Don't Say You Don't Have Strength
“Go in this might of yours, and you shall save Israel from the hand of the Midianites. Have I not sent you?”
(Judges 6:14 NKJV)
The story of Gideon, the fifth judge of Israel, captures our attention, especially when we face times of difficulty, in which we go hiding in the hope of not being tracked down by any evil. A young man belonging to the tribe of Manasseh, to the clan of Abiezer, son of Joash of Ofra, a town a few kilometers east of Samaria, he is a person without any power and the possibility of becoming a hero. In his days, the country was periodically raided by the Midianites, together with the Amalekites and other oriental peoples, and the people were increasingly reduced to misery. The book of Judges traces the oppression to Israel's guilt of having abandoned their God (6:1), who does not remain indifferent, but intervenes in the cry of the people of him. Whenever the Midianites emerged from the desert, the Israelites took refuge in terror in the ravines and caves of the mountains, almost paralyzed with fear. And that's how our man is.
Gideon is threshing, he cannot help it and to survive he must overcome the fear of being discovered by the oppressors. He does this by placing himself not on the farmyard, where he would have been easily seen, but hidden in the winepress (the cellar of the vineyard). He finds himself in this ravine, tired and worried, when the angel of the Lord reveals himself under an oak tree in the field and greets him asking him as a "strong and valiant man". Possible? Is he looking at Gideon or at someone else? The young man is not surprised by the divine presence, he appears familiar and accustomed, but he responds by raising his grievances, first on why the people are living in that condition and then on the choice that has fallen on his person. He has the opportunity to let off steam, to give voice to his lament towards those who still speak of God. When situations are adverse, when conditions are bad, when dawn does not wait for sunset and vice versa, God cannot find space. in people's thoughts and expectations. And then the words echo: “Where is he? Where did it go?”. The angel's prompt and direct response surprised him, leaving us a clear indication: "Go with your strength and save Israel from the hand of Midian".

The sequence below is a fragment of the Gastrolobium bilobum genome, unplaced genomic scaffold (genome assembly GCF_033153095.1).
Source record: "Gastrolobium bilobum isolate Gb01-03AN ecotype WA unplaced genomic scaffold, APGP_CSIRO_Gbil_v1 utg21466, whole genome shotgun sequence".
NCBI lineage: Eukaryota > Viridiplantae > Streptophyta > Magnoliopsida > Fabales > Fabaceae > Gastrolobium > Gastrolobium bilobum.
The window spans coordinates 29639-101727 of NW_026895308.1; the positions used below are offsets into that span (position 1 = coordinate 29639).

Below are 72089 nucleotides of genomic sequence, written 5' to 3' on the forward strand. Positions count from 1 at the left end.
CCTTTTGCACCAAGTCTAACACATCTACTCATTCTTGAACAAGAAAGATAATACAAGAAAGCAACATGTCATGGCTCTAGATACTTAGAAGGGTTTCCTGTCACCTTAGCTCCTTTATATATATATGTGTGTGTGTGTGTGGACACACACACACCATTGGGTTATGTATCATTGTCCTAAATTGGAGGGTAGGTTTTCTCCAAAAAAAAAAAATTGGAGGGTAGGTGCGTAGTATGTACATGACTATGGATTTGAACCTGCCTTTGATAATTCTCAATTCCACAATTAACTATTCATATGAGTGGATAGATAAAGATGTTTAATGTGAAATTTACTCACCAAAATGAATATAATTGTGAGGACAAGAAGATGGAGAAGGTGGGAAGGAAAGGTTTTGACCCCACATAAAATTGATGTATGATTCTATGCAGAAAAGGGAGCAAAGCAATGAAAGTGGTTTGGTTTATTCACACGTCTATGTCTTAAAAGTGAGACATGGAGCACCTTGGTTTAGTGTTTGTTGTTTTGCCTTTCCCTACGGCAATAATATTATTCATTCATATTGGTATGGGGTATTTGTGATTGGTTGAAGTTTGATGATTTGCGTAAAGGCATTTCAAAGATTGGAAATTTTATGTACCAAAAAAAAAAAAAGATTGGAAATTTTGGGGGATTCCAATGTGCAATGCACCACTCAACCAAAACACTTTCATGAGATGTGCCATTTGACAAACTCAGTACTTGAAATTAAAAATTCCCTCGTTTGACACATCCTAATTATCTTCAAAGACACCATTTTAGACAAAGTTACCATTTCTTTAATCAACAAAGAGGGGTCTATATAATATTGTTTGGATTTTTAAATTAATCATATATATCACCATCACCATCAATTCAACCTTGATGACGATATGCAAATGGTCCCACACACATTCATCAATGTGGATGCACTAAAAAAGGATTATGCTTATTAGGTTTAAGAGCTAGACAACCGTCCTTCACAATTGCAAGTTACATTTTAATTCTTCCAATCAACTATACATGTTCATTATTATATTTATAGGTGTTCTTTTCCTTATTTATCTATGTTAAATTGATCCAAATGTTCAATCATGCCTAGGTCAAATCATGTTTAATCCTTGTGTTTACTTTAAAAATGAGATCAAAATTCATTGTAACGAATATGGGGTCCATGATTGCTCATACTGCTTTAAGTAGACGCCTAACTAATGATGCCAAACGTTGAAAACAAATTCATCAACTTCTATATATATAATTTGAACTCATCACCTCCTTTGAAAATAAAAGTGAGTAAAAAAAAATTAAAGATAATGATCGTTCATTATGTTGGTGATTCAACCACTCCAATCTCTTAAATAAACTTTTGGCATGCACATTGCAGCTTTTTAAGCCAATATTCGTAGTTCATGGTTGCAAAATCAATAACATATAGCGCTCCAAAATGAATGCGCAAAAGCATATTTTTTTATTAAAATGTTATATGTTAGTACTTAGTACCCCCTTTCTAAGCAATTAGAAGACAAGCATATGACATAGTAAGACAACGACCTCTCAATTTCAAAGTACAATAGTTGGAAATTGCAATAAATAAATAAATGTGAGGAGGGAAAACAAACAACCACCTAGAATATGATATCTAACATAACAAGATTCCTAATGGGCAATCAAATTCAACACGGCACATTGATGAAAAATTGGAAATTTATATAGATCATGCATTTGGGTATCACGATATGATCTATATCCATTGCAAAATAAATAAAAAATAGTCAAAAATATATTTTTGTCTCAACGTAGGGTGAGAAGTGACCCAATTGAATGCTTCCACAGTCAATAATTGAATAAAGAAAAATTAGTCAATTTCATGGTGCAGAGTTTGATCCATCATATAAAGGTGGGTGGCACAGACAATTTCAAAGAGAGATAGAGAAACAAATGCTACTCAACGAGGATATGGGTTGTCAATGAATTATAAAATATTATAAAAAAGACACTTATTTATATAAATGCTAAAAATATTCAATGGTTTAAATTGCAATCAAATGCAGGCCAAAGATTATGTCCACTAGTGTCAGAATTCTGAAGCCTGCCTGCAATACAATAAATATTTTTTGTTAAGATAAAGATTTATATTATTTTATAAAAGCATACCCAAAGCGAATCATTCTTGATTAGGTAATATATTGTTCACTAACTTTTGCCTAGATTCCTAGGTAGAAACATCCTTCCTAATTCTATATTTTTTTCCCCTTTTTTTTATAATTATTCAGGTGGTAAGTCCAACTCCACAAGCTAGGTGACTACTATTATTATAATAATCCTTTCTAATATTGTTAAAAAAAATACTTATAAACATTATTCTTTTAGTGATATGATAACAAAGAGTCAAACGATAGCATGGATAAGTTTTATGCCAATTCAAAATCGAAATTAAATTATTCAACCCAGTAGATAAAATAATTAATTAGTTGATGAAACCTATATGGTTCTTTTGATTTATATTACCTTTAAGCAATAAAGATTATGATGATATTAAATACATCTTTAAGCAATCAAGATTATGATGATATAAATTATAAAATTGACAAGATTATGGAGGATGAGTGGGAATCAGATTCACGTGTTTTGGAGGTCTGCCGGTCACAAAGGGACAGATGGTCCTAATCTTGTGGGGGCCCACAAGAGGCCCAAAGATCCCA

God never offers an instant solution to our problems, solving them with the snap of his fingers or the blink of an eye. On the contrary, he visits us in some way and assures us of his closeness in afflictions, but asks us to fight so that good may triumph. There are victories that take time. Rather than whining about what you are facing, instead of unloading the faults of what you are experiencing on the All-Ruler, rewind the ribbon, because most likely the causes lie elsewhere. Whatever the origin of the evil, what needs to be done in the present is to go and face it, having full confidence in one's own means and counting on divine assistance. When I think of Gideon, I try to immerse myself in what he will have felt in that moment. Dear friend, the strength you are using to thresh, you can use it to face the problem, the enemy. Not only will your action save you, but it will be a trigger to save others. Exit the winepress, leave the field of Ofrah. In the eyes of the Lord you too are "strong and valiant". There will be doubts. Hesitation will accompany you, but remember that God is with you. The continuation of the story says that Gideon asks repeated signs to be sure of what he has heard, because he is constantly numb with fear of not making it. At the same time, however, he does not doubt the word of God, but questions whether that word is addressed precisely to him. Knowledgeable, fearful, thoughtful ... for me one who does not want to do this in his own way. We do the same.
Weekly Bible Reading
Plan # 21
May 16, 2 Kings 24-25; John 5:1-24
May 17, 1 Chronicles 1-3; John 5:25-47
May 18, 1 Chronicles 4-6; John 6:1-21
May 19, 1 Chronicles 7-9; John 6:22-44
May 20, 1 Chronicles 10-12; John 6:45-71
May 21, 1 Chronicles 13-15; John 7:1-27
May 22, 1 Chronicles 16-18; John 7:28-53